Moreover, the simple fact is that the US does not have good intel on where the chemical weapons are stockpiled. In the absence of really good such information, aerial bombardment of military bases risks accidentally hitting the canisters and releasing clouds of toxic gases onto civilian populations.

If an aerial intervention is not practicable, what about arming the rebels? The latter are already armed, so what this proposal really entails is giving them medium and heavy weaponry. But there is no way to keep such weapons out of the hands of radicals within the rebel camp. Moreover, having a lot of medium to heavy weaponry flood into a country can destabilize it for decades. If the Syrian rebels got shoulder-held heat-seeking missiles, would the Israeli civilian airlines, El Al, ever be safe again, in the aftermath?

I was in Pakistan in the early 1980s when security was relatively good. Then the CIA flooded in weapons to help the Mujahidin fight the Soviet-backed leftist government in Afghanistan. These weapons got sold on a Pakistani black market and started showing up in the bazaar. I had been in Lebanon’s civil war before going to Pakistan, and knew what it means when civilians can buy automatic guns at will. Pakistan’s security has spiraled down ever since and it is unclear when the world’s sixth-largest country will recover from the plague of weapons that has afflicted it.

So sending a lot of weapons into Syria might end the war sooner (or might not; the regime has heavier weapons); but it could also prolong the violence and insecurity in the aftermath.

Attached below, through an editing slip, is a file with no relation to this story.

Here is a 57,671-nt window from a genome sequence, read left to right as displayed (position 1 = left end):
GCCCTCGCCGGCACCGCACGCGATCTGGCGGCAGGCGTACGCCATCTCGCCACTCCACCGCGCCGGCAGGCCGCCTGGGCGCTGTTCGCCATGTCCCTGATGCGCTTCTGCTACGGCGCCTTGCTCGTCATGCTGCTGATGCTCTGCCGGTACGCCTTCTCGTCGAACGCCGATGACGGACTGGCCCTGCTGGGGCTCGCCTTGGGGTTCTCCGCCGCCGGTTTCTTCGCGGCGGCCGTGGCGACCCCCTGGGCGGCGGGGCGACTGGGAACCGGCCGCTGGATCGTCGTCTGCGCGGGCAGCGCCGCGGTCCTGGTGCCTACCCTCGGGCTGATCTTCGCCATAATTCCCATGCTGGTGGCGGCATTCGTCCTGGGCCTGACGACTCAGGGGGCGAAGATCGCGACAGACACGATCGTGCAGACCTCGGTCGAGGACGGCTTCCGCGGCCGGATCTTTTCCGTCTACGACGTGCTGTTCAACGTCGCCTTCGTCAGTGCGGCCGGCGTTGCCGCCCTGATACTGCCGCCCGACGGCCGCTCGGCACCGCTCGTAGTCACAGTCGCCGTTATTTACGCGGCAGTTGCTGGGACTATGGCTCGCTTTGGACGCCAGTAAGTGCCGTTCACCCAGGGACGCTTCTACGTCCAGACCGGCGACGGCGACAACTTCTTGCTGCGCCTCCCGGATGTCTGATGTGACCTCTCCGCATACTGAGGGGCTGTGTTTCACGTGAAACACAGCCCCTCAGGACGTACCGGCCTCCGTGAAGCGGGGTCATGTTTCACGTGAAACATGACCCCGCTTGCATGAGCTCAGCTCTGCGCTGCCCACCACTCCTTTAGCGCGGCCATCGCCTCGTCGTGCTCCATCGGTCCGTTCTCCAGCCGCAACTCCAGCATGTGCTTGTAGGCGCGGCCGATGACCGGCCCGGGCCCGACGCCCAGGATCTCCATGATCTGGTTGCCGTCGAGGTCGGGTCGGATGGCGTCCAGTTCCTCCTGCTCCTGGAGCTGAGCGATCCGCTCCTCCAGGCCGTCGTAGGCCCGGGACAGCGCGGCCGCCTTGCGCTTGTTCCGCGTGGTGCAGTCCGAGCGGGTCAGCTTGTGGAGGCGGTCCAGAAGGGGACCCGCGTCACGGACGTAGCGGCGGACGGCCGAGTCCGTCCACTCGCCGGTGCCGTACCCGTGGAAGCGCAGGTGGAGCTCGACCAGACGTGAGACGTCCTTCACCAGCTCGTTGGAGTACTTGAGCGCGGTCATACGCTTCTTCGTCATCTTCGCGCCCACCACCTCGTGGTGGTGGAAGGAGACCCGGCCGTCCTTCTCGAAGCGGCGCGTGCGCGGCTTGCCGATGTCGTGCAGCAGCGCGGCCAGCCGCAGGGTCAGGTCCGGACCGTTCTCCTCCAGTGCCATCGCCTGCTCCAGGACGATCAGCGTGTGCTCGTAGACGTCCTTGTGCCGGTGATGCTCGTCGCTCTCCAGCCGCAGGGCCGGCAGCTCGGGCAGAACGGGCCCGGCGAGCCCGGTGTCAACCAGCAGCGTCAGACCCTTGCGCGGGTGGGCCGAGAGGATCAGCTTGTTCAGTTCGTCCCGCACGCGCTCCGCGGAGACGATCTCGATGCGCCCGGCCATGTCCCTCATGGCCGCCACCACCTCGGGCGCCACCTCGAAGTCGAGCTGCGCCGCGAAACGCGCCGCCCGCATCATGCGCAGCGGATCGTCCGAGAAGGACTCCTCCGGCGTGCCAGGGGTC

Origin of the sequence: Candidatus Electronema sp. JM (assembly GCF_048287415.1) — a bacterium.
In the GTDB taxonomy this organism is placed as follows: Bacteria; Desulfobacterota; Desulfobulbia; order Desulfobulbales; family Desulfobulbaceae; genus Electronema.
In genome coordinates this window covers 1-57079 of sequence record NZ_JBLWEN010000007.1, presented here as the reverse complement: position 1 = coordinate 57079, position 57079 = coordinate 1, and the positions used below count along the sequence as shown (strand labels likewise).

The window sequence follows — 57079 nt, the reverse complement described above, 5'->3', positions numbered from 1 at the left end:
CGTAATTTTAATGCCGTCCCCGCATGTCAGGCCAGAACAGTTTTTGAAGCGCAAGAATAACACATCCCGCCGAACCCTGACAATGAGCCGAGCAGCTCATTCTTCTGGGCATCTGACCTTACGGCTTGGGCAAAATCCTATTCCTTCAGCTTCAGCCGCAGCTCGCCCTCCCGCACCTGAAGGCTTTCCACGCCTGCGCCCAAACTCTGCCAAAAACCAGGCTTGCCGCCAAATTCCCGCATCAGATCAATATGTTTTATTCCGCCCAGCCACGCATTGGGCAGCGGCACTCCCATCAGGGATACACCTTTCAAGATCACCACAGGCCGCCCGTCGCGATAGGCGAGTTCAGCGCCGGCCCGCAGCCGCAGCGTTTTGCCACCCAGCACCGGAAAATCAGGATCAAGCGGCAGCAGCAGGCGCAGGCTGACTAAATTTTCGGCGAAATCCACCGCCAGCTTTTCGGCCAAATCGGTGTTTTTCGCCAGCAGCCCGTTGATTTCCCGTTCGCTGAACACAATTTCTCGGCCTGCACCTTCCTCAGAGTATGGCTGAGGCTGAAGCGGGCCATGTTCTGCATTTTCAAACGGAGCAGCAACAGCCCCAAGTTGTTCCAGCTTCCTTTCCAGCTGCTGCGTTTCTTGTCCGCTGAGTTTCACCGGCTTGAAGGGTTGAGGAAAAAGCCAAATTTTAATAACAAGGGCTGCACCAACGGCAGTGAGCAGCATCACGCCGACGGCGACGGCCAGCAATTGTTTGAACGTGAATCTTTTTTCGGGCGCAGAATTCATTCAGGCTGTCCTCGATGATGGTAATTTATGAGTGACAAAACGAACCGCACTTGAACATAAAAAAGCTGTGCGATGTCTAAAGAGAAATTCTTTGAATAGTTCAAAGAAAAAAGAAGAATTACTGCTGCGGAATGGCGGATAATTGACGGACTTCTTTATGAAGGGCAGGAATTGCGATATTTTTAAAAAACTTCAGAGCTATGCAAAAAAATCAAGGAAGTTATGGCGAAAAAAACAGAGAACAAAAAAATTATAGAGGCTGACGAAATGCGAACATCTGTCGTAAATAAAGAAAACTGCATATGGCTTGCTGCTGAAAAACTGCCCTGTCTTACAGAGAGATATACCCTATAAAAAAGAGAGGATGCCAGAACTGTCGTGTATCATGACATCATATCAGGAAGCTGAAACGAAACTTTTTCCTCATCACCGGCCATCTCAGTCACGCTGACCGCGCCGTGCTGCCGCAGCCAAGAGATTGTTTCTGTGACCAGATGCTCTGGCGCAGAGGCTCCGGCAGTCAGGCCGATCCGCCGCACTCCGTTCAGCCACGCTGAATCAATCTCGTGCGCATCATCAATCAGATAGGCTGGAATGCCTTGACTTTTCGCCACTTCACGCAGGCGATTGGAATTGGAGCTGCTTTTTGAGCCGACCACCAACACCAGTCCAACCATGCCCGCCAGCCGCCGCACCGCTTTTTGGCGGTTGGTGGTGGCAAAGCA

People talk about arming groups loyal to the West, but that was how al-Qaeda got started in the first place. They don’t necessarily maintain an alliance of convenience with the foreigners.

All this is not to reckon with Russian and Chinese opposition to NATO intervention, and the consequent lack of a security council resolution. For the US to act in the teeth of international law would just be one more nail in its coffin. Sometimes if you aren’t careful, you undermine the very framework you are trying to uphold.

Finding ways to help the refugees and displaced, and to get food to half-starving neighborhoods in places like Homs, are about the best the US could do. I think we’re on the verge of having a plausible humanitarian corridor in the north, and Jordan is considering a buffer zone in the south.

It is not as if the world is stepping up on humanitarian aid in the first place; why would anybody think they will risk even more with a military role? Lets see billions in humanitarian aid flow to the Syrian people– that might sustain them for their fight against tyranny. But even that is not being done.

It is a horrible situation. It breaks our hearts every day. But here as in medicine, the first rule has to be to do no harm, to avoid making things worse. It would be very, very easy to make things worse.

Obama is a smart man who knows all the above. That is why he is reluctant to get involved in that civil war, unless it spills over onto a US ally in the region in a highly destabilizing way.